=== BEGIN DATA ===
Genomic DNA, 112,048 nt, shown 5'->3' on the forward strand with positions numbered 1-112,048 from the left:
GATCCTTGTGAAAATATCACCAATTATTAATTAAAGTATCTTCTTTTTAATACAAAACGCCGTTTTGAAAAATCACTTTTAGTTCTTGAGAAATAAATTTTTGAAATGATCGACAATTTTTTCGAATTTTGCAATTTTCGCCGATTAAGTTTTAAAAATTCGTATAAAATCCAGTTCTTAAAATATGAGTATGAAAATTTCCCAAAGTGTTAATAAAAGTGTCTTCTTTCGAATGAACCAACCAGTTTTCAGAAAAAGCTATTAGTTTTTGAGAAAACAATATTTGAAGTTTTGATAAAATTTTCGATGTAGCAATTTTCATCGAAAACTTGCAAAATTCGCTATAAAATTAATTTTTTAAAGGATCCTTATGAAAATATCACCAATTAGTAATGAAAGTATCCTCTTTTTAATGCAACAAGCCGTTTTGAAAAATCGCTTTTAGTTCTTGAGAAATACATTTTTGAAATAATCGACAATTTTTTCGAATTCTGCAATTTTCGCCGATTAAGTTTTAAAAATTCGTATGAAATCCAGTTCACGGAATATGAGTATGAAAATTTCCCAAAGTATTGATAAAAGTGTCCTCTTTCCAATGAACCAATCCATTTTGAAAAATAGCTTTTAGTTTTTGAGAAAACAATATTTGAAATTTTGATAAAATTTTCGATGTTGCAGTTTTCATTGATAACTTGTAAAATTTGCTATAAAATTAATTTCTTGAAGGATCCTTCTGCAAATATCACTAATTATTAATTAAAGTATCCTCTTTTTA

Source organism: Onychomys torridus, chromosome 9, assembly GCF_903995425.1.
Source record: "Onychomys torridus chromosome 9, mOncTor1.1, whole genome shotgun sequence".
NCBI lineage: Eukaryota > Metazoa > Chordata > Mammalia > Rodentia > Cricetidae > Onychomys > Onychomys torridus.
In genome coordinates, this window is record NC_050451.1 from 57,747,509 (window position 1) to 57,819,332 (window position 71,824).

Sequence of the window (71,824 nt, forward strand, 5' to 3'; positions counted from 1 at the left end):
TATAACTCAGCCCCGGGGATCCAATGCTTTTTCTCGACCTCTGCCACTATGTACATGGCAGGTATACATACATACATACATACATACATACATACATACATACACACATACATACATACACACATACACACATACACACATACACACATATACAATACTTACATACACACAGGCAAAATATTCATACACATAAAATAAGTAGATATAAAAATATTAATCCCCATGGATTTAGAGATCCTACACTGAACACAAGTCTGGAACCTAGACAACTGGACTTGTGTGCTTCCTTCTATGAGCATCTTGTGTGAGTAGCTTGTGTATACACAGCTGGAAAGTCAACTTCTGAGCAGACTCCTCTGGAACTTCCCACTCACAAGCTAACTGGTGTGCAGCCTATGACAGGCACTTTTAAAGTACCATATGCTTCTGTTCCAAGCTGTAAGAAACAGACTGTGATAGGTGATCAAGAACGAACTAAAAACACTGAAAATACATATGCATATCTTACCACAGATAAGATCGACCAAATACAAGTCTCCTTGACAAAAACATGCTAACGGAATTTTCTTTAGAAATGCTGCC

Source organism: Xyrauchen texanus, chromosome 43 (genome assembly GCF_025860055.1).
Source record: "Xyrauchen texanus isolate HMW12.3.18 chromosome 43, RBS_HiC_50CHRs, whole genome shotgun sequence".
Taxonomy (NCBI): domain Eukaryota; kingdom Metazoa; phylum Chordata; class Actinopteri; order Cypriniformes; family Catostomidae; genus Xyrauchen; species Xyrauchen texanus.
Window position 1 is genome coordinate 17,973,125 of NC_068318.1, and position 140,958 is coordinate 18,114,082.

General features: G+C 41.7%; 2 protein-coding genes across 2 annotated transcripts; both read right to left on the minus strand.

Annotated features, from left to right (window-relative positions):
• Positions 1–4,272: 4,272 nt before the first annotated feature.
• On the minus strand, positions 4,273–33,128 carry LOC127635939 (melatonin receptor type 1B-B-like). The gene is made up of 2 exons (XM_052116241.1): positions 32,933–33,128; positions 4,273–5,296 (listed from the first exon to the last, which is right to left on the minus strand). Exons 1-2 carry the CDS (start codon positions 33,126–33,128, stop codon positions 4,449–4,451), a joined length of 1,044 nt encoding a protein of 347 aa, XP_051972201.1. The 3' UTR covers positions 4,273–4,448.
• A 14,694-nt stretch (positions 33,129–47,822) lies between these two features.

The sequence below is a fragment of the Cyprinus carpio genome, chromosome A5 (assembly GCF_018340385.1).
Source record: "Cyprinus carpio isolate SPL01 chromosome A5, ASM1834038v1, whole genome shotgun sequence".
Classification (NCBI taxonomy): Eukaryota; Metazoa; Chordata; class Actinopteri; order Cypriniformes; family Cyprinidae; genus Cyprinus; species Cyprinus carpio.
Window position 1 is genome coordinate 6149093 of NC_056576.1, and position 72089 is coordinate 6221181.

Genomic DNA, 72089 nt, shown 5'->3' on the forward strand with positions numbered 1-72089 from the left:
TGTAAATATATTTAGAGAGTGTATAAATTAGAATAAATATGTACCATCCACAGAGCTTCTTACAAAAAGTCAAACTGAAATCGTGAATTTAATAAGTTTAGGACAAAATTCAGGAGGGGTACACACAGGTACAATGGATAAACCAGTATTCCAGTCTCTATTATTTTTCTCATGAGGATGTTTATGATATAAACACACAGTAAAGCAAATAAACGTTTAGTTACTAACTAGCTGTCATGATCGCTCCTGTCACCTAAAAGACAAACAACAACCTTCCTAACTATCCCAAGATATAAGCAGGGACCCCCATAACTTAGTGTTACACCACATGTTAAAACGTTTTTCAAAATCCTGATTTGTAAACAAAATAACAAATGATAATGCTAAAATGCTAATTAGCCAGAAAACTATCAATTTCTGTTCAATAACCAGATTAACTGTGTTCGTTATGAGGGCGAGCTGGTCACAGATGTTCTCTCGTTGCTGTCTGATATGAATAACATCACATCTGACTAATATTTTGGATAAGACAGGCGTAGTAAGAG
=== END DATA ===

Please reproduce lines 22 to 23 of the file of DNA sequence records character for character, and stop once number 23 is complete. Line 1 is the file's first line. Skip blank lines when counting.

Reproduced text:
Genomic DNA, 72089 nt, shown 5'->3' on the forward strand with positions numbered 1-72089 from the left:
TGTAAATATATTTAGAGAGTGTATAAATTAGAATAAATATGTACCATCCACAGAGCTTCTTACAAAAAGTCAAACTGAAATCGTGAATTTAATAAGTTTAGGACAAAATTCAGGAGGGGTACACACAGGTACAATGGATAAACCAGTATTCCAGTCTCTATTATTTTTCTCATGAGGATGTTTATGATATAAACACACAGTAAAGCAAATAAACGTTTAGTTACTAACTAGCTGTCATGATCGCTCCTGTCACCTAAAAGACAAACAACAACCTTCCTAACTATCCCAAGATATAAGCAGGGACCCCCATAACTTAGTGTTACACCACATGTTAAAACGTTTTTCAAAATCCTGATTTGTAAACAAAATAACAAATGATAATGCTAAAATGCTAATTAGCCAGAAAACTATCAATTTCTGTTCAATAACCAGATTAACTGTGTTCGTTATGAGGGCGAGCTGGTCACAGATGTTCTCTCGTTGCTGTCTGATATGAATAACATCACATCTGACTAATATTTTGGATAAGACAGGCGTAGTAAGAG